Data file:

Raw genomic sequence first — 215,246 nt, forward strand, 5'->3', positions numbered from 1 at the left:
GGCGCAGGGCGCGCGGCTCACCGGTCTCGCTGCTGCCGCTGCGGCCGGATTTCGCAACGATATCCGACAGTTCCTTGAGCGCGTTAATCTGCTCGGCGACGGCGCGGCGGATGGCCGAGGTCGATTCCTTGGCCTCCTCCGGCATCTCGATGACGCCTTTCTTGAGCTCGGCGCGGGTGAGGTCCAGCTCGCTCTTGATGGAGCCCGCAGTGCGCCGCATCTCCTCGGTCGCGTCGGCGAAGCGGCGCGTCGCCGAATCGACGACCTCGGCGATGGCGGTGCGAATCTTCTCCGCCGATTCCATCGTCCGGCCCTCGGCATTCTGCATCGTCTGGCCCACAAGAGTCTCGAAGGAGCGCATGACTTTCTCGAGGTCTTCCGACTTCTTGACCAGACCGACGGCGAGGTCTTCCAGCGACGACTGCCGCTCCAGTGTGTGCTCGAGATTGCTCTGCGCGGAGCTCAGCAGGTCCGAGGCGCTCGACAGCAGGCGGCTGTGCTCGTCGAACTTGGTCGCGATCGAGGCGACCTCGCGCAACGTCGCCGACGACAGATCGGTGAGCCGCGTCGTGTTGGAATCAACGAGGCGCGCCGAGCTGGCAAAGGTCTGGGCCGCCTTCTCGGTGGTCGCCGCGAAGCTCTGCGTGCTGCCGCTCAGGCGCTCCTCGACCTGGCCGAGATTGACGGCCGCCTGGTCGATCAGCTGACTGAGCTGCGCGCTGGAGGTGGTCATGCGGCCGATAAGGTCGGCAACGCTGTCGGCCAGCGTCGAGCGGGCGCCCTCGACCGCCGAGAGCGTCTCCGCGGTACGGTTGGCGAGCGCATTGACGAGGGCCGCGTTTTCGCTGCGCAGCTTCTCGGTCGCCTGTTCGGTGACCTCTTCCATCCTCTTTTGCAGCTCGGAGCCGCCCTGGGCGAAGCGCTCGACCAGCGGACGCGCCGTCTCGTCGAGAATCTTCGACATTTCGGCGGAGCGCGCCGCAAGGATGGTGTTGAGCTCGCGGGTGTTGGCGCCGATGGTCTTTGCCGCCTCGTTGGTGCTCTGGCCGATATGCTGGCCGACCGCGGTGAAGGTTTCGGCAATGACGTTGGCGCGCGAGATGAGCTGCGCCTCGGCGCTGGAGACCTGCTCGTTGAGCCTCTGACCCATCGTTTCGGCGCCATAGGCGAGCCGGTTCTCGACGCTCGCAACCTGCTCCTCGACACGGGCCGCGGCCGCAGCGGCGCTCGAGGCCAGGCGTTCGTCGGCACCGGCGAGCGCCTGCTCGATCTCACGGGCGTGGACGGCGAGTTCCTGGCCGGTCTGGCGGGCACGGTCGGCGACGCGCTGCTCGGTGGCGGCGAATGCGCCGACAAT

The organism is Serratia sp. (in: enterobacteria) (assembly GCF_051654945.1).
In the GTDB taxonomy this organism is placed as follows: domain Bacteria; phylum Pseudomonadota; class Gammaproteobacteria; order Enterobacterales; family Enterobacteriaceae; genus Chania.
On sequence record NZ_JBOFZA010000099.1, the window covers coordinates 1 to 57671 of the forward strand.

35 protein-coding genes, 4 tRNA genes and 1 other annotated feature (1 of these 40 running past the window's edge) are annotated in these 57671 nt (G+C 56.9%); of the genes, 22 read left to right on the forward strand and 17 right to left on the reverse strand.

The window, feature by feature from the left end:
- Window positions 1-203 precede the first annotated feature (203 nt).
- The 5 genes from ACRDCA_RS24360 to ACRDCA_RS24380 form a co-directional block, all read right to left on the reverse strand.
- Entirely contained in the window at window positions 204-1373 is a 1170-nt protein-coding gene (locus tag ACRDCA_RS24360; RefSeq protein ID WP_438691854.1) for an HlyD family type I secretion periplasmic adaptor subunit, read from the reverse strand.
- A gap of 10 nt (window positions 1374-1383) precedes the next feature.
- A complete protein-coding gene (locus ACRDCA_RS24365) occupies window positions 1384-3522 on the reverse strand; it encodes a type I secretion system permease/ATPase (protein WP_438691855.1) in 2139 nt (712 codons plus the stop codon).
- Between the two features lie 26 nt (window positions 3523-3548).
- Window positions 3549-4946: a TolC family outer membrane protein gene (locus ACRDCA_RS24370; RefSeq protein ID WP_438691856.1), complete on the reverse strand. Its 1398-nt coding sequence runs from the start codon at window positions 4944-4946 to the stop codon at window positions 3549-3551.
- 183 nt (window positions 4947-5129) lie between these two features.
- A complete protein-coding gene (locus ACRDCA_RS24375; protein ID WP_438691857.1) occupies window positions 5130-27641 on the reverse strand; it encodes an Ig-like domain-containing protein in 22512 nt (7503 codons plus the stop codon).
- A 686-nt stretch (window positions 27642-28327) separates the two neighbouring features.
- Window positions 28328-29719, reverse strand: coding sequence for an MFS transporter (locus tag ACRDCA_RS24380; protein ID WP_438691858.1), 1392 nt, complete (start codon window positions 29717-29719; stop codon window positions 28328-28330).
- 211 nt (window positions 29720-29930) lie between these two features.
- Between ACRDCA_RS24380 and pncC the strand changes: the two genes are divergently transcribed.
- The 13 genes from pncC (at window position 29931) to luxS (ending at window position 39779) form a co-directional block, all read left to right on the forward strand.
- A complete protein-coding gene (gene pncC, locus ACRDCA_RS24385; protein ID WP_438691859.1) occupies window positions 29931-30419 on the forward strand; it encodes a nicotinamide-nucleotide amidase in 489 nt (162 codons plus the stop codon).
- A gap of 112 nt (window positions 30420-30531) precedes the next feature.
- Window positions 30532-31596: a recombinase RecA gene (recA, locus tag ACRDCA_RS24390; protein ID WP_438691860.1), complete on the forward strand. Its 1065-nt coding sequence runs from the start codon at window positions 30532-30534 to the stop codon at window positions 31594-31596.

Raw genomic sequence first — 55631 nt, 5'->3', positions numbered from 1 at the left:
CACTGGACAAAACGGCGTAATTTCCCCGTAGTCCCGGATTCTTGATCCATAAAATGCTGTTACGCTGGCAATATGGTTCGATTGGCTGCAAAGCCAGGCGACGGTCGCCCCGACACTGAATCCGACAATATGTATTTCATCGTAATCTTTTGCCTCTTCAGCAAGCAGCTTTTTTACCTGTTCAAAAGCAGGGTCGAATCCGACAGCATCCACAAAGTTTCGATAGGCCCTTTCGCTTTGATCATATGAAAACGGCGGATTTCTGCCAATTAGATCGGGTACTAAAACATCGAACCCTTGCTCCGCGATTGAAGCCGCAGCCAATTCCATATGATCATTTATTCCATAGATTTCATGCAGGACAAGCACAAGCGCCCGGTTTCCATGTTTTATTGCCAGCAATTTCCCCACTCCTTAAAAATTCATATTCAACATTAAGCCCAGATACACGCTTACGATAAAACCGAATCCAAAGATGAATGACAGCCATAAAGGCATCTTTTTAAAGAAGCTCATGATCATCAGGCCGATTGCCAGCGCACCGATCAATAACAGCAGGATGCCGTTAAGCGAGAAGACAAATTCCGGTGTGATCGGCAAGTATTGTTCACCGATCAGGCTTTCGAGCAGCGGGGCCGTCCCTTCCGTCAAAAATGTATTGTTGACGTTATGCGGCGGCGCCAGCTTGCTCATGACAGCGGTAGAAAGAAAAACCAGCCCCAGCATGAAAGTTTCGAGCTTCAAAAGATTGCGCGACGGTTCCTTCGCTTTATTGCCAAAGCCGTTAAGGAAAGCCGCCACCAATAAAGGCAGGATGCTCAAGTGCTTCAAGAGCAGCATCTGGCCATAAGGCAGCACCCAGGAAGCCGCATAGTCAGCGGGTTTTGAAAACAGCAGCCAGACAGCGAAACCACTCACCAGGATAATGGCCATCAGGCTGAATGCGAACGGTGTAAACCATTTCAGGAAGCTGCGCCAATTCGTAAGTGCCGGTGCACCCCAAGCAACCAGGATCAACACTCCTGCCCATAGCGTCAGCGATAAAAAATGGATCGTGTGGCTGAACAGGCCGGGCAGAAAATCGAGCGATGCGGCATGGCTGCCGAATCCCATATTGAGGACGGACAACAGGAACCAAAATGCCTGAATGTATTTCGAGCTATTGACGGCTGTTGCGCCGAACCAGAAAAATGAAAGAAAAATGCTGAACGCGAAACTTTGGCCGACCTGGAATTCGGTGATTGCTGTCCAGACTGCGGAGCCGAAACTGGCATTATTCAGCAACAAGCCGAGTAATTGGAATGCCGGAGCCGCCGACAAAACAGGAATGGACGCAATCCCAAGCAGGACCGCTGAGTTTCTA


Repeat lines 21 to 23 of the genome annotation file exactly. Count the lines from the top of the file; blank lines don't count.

- The 13 genes from pncC (at window position 29931) to luxS (ending at window position 39779) form a co-directional block, all read left to right on the forward strand.
- A complete protein-coding gene (gene pncC, locus ACRDCA_RS24385; protein ID WP_438691859.1) occupies window positions 29931-30419 on the forward strand; it encodes a nicotinamide-nucleotide amidase in 489 nt (162 codons plus the stop codon).
- A gap of 112 nt (window positions 30420-30531) precedes the next feature.